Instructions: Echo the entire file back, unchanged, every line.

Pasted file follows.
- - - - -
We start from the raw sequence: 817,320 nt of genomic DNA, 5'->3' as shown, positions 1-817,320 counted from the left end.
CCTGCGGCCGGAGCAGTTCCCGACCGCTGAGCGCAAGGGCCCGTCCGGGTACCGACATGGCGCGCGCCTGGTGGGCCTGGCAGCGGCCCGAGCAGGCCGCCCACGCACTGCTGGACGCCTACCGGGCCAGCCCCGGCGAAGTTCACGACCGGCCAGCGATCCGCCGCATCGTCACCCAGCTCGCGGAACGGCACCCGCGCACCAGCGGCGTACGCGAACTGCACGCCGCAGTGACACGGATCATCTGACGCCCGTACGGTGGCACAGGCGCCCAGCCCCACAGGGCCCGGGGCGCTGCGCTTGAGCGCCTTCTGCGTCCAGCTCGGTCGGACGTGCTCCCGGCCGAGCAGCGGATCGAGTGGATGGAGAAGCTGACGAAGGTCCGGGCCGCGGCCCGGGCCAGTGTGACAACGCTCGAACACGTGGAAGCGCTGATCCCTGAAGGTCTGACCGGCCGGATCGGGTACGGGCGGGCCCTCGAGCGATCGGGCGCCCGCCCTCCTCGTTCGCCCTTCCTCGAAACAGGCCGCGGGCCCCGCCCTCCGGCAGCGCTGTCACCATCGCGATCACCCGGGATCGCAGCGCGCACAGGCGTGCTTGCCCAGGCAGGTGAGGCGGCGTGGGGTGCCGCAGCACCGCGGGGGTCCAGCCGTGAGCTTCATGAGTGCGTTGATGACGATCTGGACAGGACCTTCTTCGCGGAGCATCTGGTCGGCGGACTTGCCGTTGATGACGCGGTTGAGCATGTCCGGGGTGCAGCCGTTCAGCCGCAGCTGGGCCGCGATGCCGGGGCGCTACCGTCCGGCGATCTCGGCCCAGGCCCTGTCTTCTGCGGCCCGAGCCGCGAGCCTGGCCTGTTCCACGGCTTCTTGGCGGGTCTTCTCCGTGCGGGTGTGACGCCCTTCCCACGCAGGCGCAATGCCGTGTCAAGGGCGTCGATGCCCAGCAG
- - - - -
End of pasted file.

We start from the raw sequence: 817,320 nt of genomic DNA, 5'->3' as shown, positions 1-817,320 counted from the left end.
CCTGCGGCCGGAGCAGTTCCCGACCGCTGAGCGCAAGGGCCCGTCCGGGTACCGACATGGCGCGCGCCTGGTGGGCCTGGCAGCGGCCCGAGCAGGCCGCCCACGCACTGCTGGACGCCTACCGGGCCAGCCCCGGCGAAGTTCACGACCGGCCAGCGATCCGCCGCATCGTCACCCAGCTCGCGGAACGGCACCCGCGCACCAGCGGCGTACGCGAACTGCACGCCGCAGTGACACGGATCATCTGACGCCCGTACGGTGGCACAGGCGCCCAGCCCCACAGGGCCCGGGGCGCTGCGCTTGAGCGCCTTCTGCGTCCAGCTCGGTCGGACGTGCTCCCGGCCGAGCAGCGGATCGAGTGGATGGAGAAGCTGACGAAGGTCCGGGCCGCGGCCCGGGCCAGTGTGACAACGCTCGAACACGTGGAAGCGCTGATCCCTGAAGGTCTGACCGGCCGGATCGGGTACGGGCGGGCCCTCGAGCGATCGGGCGCCCGCCCTCCTCGTTCGCCCTTCCTCGAAACAGGCCGCGGGCCCCGCCCTCCGGCAGCGCTGTCACCATCGCGATCACCCGGGATCGCAGCGCGCACAGGCGTGCTTGCCCAGGCAGGTGAGGCGGCGTGGGGTGCCGCAGCACCGCGGGGGTCCAGCCGTGAGCTTCATGAGTGCGTTGATGACGATCTGGACAGGACCTTCTTCGCGGAGCATCTGGTCGGCGGACTTGCCGTTGATGACGCGGTTGAGCATGTCCGGGGTGCAGCCGTTCAGCCGCAGCTGGGCCGCGATGCCGGGGCGCTACCGTCCGGCGATCTCGGCCCAGGCCCTGTCTTCTGCGGCCCGAGCCGCGAGCCTGGCCTGTTCCACGGCTTCTTGGCGGGTCTTCTCCGTGCGGGTGTGACGCCCTTCCCACGCAGGCGCAATGCCGTGTCAAGGGCGTCGATGCCCAGCAG